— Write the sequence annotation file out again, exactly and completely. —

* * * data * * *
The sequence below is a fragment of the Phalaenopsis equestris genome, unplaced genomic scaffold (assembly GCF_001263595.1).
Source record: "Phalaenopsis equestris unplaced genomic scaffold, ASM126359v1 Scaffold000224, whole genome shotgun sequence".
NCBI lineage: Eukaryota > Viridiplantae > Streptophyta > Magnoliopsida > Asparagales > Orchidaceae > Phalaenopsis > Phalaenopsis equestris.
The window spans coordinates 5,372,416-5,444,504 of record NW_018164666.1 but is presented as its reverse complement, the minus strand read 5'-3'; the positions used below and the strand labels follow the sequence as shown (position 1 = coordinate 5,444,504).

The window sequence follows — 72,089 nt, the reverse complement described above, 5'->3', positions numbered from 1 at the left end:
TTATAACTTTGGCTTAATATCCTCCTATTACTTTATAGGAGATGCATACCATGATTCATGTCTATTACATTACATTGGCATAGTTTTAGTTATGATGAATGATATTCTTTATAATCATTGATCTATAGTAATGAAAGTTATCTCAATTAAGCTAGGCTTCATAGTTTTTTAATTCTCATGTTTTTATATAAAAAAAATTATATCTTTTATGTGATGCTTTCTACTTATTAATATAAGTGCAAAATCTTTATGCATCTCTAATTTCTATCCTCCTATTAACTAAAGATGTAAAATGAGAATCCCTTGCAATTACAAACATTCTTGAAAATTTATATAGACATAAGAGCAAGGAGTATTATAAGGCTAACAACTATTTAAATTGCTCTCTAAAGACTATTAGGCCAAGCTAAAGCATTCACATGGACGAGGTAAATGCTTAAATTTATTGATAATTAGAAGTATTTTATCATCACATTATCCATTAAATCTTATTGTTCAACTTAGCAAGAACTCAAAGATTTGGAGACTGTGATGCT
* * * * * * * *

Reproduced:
The sequence below is a fragment of the Phalaenopsis equestris genome, unplaced genomic scaffold (assembly GCF_001263595.1).
Source record: "Phalaenopsis equestris unplaced genomic scaffold, ASM126359v1 Scaffold000224, whole genome shotgun sequence".
NCBI lineage: Eukaryota > Viridiplantae > Streptophyta > Magnoliopsida > Asparagales > Orchidaceae > Phalaenopsis > Phalaenopsis equestris.
The window spans coordinates 5,372,416-5,444,504 of record NW_018164666.1 but is presented as its reverse complement, the minus strand read 5'-3'; the positions used below and the strand labels follow the sequence as shown (position 1 = coordinate 5,444,504).

The window sequence follows — 72,089 nt, the reverse complement described above, 5'->3', positions numbered from 1 at the left end:
TTATAACTTTGGCTTAATATCCTCCTATTACTTTATAGGAGATGCATACCATGATTCATGTCTATTACATTACATTGGCATAGTTTTAGTTATGATGAATGATATTCTTTATAATCATTGATCTATAGTAATGAAAGTTATCTCAATTAAGCTAGGCTTCATAGTTTTTTAATTCTCATGTTTTTATATAAAAAAAATTATATCTTTTATGTGATGCTTTCTACTTATTAATATAAGTGCAAAATCTTTATGCATCTCTAATTTCTATCCTCCTATTAACTAAAGATGTAAAATGAGAATCCCTTGCAATTACAAACATTCTTGAAAATTTATATAGACATAAGAGCAAGGAGTATTATAAGGCTAACAACTATTTAAATTGCTCTCTAAAGACTATTAGGCCAAGCTAAAGCATTCACATGGACGAGGTAAATGCTTAAATTTATTGATAATTAGAAGTATTTTATCATCACATTATCCATTAAATCTTATTGTTCAACTTAGCAAGAACTCAAAGATTTGGAGACTGTGATGCT